College launches new “Media Arts and Design” major – Chicago Maroon


The new major will focus on the study and creation of experimental media, such as video games, electronic music, and podcast development.

A new major, “Media Arts and Design” (MAAD), proposed by members of the Media, Arts, Data, and Design Center, will be launched this fall.

The major will focus on the “historical study, theoretical critique and practical experimentation” of experimental media according to Patrick Jagoda, current director of the MAAD minor.

Jagoda said the proposal stems from a recognition that “computers, networks, and screens have had a huge impact on how we live, work, think, and play in the 21st century, so the media arts major and design will train students to understand this rapid development.

Previously, MAAD was only available as a 600-credit college minor. According to MAAD Student Affairs Administrator Riss Ballard, the development of the major is a result of the high popularity of the existing minor.

“We quickly found that we had a lot of students and we saw that the demand for the courses was very high, so we started thinking about making it a major,” Ballard said.

“We want to build on the strengths of media theory that the University of Chicago has long had and complement them with a focus on practice and making,” says Jagoda.

Unlike other fields related to media theory, such as film and media studies, English or art history, the new major will include the creation of experimental media in addition to its study .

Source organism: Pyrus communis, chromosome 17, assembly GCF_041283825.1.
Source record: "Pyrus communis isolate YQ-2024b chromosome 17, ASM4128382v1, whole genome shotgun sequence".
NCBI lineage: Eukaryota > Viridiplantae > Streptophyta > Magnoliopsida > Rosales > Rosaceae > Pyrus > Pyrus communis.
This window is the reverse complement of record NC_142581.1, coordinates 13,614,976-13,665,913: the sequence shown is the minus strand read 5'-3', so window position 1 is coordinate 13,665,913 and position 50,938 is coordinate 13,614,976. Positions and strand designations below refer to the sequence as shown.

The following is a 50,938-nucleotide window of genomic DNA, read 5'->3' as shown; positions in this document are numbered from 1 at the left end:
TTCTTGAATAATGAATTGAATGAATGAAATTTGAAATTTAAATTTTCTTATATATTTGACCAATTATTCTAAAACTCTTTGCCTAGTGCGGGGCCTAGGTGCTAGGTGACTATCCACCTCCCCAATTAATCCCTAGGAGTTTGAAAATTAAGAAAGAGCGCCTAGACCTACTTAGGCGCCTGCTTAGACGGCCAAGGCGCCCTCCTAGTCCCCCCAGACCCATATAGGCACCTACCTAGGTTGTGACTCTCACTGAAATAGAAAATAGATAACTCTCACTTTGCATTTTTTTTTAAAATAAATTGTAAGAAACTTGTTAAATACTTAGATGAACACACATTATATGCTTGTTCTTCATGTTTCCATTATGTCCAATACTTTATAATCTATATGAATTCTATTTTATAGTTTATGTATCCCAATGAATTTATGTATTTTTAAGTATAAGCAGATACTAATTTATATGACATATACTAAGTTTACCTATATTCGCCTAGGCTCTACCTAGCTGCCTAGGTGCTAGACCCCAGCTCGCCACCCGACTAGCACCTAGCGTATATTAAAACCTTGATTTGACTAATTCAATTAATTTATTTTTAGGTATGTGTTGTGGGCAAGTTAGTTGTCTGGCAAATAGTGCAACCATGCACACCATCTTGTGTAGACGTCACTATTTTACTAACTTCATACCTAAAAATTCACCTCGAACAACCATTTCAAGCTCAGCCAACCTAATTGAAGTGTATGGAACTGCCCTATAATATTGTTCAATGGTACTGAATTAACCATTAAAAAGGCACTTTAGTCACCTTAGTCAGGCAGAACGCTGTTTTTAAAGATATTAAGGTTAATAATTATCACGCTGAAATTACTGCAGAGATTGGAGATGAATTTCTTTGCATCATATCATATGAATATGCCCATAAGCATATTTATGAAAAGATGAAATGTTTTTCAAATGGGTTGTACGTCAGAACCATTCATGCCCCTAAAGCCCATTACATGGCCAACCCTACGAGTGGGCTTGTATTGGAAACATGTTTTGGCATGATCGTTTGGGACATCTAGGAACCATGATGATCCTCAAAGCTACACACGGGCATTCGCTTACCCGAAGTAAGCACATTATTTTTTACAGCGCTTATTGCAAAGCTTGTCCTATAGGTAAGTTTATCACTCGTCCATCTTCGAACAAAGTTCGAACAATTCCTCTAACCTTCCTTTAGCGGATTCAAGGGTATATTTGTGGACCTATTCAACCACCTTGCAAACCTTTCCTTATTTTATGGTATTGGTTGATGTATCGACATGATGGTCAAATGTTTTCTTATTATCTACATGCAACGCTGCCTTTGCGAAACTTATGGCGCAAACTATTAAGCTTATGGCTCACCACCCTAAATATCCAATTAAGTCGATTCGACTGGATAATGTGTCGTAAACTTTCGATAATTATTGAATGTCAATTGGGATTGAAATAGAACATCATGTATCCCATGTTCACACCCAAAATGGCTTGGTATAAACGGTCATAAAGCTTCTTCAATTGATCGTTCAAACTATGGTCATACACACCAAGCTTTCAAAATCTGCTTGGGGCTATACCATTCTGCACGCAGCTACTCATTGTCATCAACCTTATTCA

MAAD will offer students the opportunity to study new means of communication, such as virtual reality and video games. The major aims to prepare students for careers in the design and entertainment industries.

Through the new major, students will have the opportunity to explore clusters, such as game design, creative computing, network art, electronic music, and the digital moving image. Its course requirements will include two media theory courses, two media history courses, two media practice courses, five elective courses, and a Capstone, which will be a theory- or practice-based project chosen by the student.

Some courses will include “Video Games in the 90s” and Jagoda’s “Critical Studies in Video Games” in which “students learn to apply the analysis of race, gender and sexuality to the study of video games”. Other courses include ‘Podcast Development’, ‘Video Game Design’ and ‘Electronic Music Development’.

Ballard emphasized that the major was designed to be interdisciplinary and flexible. Particular attention has been paid to making double majoring easier for students by allowing up to three courses to count as a second major.

“UChicago students are really creative and very hard working. I think the MAAD program gives them a way to combine interests that seem unrelated. If someone is into IT but really wants to explore more creative elements, then MAAD would be a great place to go,” says Ballard.

Unlike more traditional majors, the new major is launching without a standard introductory course, and Ballard says that “students can explore how to do the major the way they want. It’s kind of like a choose-your-own-adventure major.

Jagoda believes that “most students will end up doing practice-based projects for their capstone, but we want those media projects to be informed by historical and theoretical thinking.” Ultimately, Jagoda believes that “one of the strengths of being at the University of Chicago is that people will be able to do deep reading and thinking, and that will produce a more experimental and diverse range of media projects.”

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